Three Superpowers CMOs Bring to Higher Ed: An Interview With Georgetown’s Chris Kormis

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About one-third of universities (35%) have a chief marketing officer (CMO). As CMOs set strategic goals and employ cutting-edge tools, they are affecting the way higher education approaches marketing.

One such marketing leader is Chris Kormis, CMO at the Georgetown University’s McDonough School of Business. Her role as a centralized marketing leader influences the way her school has increased brand awareness and improved marketing strategies.

1. Forming strategic plans

Universities with CMOs are 49% more likely to have a strategic plan than those without them. Kormis’ goal is to raise the visibility of her school by communicating with a variety of audiences: prospective and current students and families, alumni, prospective faculty, employers, and other business leaders.

To accomplish those goals, her team uses traditional marketing and advertising, digital communication, media relations, events, and publications.

A CMO shows that a university prioritizes a consistent brand and clear vision.

“Having a CMO impacts the ways you communicate with your audience and the way you’re measuring the results,” Kormis explains.

The role requires thoughtful planning and execution of the marketing message.

“It’s hard to maintain your brand if you don’t have centralized marketing leadership,” Kormis states. “People in different units see value in their piece of the pie. Having someone at the top looking at the whole pie is important. The whole is greater than the sum of its parts.”

2. Collaborating and communicating

Ownership of the institutional brand across multiple departments is one of the top three roles of a CMO.

Some 24% of higher ed professionals want their schools to improve in maintaining a consistent brand across multiple channels. Because many marketers work under or with a variety of university departments with different audiences, this can pose a challenge.

Kormis sees this as an opportunity: “It’s all about collaboration and communication. You have to work very closely with other departments to accomplish your goals. It’s important to work alongside your organization’s various units to help them reach their goals.”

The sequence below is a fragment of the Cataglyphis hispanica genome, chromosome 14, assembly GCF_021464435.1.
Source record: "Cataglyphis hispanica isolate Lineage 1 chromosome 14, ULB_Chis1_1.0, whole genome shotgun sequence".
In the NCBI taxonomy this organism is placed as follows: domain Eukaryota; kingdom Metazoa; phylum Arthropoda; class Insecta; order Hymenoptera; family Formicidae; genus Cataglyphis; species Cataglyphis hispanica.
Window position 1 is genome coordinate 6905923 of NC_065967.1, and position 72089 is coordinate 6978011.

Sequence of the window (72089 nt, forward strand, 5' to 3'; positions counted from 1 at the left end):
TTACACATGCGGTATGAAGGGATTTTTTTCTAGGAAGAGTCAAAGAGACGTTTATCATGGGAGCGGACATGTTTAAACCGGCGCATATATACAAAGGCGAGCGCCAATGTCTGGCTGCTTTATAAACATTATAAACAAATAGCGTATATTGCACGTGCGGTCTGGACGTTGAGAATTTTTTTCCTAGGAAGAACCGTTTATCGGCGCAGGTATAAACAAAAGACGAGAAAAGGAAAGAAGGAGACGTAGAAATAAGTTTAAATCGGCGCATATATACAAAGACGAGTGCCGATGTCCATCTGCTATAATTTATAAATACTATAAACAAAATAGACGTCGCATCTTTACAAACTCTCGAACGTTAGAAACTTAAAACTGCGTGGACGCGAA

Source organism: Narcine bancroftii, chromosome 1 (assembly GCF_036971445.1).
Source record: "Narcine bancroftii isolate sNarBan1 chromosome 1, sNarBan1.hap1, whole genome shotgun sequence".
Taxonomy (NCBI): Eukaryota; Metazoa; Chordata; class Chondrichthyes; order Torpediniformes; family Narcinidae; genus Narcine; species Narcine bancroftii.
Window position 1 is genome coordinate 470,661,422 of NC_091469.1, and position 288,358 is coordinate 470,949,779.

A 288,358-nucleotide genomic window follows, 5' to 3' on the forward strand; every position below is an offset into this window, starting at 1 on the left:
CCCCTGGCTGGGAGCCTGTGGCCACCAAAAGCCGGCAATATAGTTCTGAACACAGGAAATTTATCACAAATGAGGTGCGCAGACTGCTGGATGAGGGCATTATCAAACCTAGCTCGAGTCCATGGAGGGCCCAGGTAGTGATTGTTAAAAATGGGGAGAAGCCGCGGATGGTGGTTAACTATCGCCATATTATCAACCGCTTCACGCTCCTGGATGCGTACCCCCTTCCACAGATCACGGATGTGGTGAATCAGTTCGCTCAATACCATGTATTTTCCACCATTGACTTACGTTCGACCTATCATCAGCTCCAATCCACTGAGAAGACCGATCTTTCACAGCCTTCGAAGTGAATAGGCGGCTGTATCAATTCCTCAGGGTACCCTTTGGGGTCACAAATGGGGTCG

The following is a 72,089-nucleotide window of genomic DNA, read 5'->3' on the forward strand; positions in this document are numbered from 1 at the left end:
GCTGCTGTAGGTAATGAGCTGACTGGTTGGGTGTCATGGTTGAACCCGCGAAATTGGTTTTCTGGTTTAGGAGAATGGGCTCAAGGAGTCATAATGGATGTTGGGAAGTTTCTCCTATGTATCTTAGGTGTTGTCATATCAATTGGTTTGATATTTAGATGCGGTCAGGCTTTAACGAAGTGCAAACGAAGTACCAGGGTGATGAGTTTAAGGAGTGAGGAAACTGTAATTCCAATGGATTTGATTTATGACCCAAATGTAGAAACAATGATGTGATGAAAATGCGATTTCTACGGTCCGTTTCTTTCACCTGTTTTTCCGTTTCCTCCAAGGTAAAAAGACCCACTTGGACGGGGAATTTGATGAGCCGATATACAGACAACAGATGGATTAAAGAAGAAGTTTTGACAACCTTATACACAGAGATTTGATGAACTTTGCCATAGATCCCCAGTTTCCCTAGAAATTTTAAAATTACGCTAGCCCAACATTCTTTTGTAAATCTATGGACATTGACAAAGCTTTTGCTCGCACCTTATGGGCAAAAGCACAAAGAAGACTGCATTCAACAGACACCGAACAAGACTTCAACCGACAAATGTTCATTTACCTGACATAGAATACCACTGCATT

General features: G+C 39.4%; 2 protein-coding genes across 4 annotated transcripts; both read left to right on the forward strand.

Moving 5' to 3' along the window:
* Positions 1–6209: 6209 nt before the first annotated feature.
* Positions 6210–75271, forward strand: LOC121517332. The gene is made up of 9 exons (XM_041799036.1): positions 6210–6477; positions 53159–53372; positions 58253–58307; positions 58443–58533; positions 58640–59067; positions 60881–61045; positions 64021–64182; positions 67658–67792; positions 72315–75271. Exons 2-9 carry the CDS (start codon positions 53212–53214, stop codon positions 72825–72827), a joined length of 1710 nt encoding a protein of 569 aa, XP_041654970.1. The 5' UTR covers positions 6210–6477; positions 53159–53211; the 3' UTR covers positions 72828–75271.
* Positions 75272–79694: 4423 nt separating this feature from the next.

The CMO sets the overall strategy but must be team-oriented.

“Marketing can’t just be top-down; it must be collaborative,” Kormis states. For example, Kormis’ department works with Admissions to help it reach its target numbers. Marketing gets people interested, and the Admissions department builds the relationships.

3. Taking advantage of marketing technology

Universities with marketing leadership are 21% more likely to use marketing technology.

“Technology helps us evaluate what we’re doing,” Kormis explains. “You’re able to be more agile. You can change direction if you are getting metrics that are not the ones you want.”

One tool that is crucial for Kormis is customer relationship management software. With CRM, marketers can manage contacts with prospective and current students, parents, and alumni.

“We used to have people with multiple Excel spreadsheets all over their desks that tracked similar data,” Kormis said. “With CRM, you can coordinate and track how you are communicating with your constituencies.”

Some of the most popular areas for marketing automation include email marketing, social media management, analytics, and online forms management. By automating these areas, Marketing departments are able to save time and increase productivity. CMOs that employ these tools use technology to nurture relationships and reach their audience.

However, Kormis emphasized that technology is not the goal of marketing. “It is a tool to get the job done, but it’s not the answer to getting the job done,” she explains. “Data will only tell you so much. Personal interactions will tell you what is really important.”

What’s the Future of CMOs in Higher Ed?

CMOs are influencing higher ed with their ability to cast strategic vision and employ technology. Focusing on collaboration will allow CMOs to strengthen their brand and reach their audiences more effectively.

Schools with CMOs are positioned to outperform those that do not have marketing leadership. Kormis believes that universities that have CMOs and centralized marketing are excelling at defining their brand: “That is a much stronger base to come from in marketing.”

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